HomeJewelleryValuations vs Market Value and the Price You Pay

The Market Value of Old Things

We’re often asked about valuations vs market value on the prices we have on our stock, and the difference in values that help us to arrive at a sell price.

So here’s how it works: 

We buy, sell and even trade estate jewellery.   Some people have a lot of unwanted or even broken pieces they don’t want to keep or pass on to their children and so bring it to us to ‘get rid of it’. Through us they can turn their unwanted items into cash or get something else to replace it.

If we are going to resell what we buy in, then first we’ll appraise it for market-ability.  Is it old, new, in good condition, needing repair etc.   In some cases we’ll swap the stones in a ring, because the settings lovely but the main stone is either out of fashion or just not working.  For example a beautiful setting featuring a very dark sapphire might look completely different with a light blue, green, or yellow sapphire, so we’ll make the call on such changes in order to maximise our ability to on-sell the item.

If an item of jewellery is of a perceived (by us) reasonable price range – usually over $1000 sell price – then we’ll get it valued by a  highly reputable, licensed valuer.   We’re very careful about such things and who we work with for this because our reputation is of extremely high importance to us and in this business it really needs to be.

The valuation price that a piece of jewellery may end up having is indicative only of the market value we may set for sale of that item.  The reason for this is that the purpose of a valuation is mostly for Insurance.  If you lost an item of jewellery, what might it cost you to have exactly that same item replaced given the stones, metals, etc.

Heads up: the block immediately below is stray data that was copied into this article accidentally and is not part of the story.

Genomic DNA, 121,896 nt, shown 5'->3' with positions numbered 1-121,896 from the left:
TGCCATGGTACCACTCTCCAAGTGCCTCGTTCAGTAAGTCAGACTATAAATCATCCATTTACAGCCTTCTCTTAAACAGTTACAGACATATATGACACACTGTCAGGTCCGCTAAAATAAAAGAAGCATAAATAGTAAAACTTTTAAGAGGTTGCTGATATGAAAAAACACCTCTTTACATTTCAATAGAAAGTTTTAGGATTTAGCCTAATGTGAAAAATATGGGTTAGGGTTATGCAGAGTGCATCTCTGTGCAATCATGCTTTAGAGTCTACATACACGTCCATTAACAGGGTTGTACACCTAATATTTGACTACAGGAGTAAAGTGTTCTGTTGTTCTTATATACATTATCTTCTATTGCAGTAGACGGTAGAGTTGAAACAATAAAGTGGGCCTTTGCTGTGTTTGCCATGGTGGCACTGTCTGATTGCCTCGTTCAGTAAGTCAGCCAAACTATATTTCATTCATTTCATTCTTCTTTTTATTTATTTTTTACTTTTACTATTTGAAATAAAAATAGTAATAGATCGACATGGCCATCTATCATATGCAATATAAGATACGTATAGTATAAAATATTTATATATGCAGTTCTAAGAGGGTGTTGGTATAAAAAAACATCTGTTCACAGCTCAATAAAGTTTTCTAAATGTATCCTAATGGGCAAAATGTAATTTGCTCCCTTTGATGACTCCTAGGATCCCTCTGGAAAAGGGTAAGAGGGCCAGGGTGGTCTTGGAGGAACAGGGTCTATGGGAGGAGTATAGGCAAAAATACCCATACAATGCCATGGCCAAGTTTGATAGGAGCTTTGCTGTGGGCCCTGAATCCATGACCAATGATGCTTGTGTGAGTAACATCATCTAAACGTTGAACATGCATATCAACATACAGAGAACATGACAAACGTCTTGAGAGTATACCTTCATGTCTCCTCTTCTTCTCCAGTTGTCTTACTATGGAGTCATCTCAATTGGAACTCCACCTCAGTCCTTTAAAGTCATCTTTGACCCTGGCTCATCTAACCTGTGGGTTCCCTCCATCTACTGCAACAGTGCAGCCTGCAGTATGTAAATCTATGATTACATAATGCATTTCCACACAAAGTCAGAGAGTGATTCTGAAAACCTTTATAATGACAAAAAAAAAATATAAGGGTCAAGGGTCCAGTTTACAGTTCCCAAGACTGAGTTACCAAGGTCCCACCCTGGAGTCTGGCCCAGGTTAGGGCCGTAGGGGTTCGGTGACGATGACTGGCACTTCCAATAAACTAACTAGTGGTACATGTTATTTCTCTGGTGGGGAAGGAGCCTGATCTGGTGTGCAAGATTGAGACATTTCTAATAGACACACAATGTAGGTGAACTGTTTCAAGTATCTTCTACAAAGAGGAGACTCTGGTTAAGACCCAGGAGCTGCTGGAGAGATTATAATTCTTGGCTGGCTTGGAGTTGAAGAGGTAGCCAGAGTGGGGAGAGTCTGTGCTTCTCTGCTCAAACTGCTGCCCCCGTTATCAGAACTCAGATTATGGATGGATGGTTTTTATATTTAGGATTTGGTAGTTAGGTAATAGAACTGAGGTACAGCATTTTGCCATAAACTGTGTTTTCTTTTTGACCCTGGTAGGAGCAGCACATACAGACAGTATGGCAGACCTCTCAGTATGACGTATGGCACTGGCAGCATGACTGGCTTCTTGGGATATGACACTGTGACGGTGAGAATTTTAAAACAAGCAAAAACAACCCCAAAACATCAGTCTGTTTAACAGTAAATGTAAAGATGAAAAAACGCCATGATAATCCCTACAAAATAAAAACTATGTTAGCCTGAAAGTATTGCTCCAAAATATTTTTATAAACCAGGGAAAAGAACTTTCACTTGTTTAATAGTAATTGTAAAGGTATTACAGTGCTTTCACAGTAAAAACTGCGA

We sell well below the valuation of the jewellery we have to offer because we know that the valuation is only a guideline to value.   Mostly we look at the item, consider the style and potential sale-ability of it and then decide on a price.  It may end up being 20-40% of what it’s valued for replacement value purposes.   But ultimately we’re interested in seeing our stock go to new homes and be appreciated.

When it comes to other items such as silver, works of art, collectables etc, we work on the perceived value based on what others around the world are selling for.   For this we have to often do a lot of research on high-value items, and sometimes we simply have to work on guess-timate!   Either way, this is a business where the prices of manufacture do not play into our guidelines for pricing as the items we sell are usually very old, and/or rare.

Collectors will pay what they will pay based on their perception of value – not because someone in head office dictates that $x is the global price.   We’re not Apple, and we’re not standard in any area of our business.  It’s a highly speculative thing to know if you are paying too much or too little when you are working with Antiques and Collectables.

But at the end of the day, that’s the fun of this industry.

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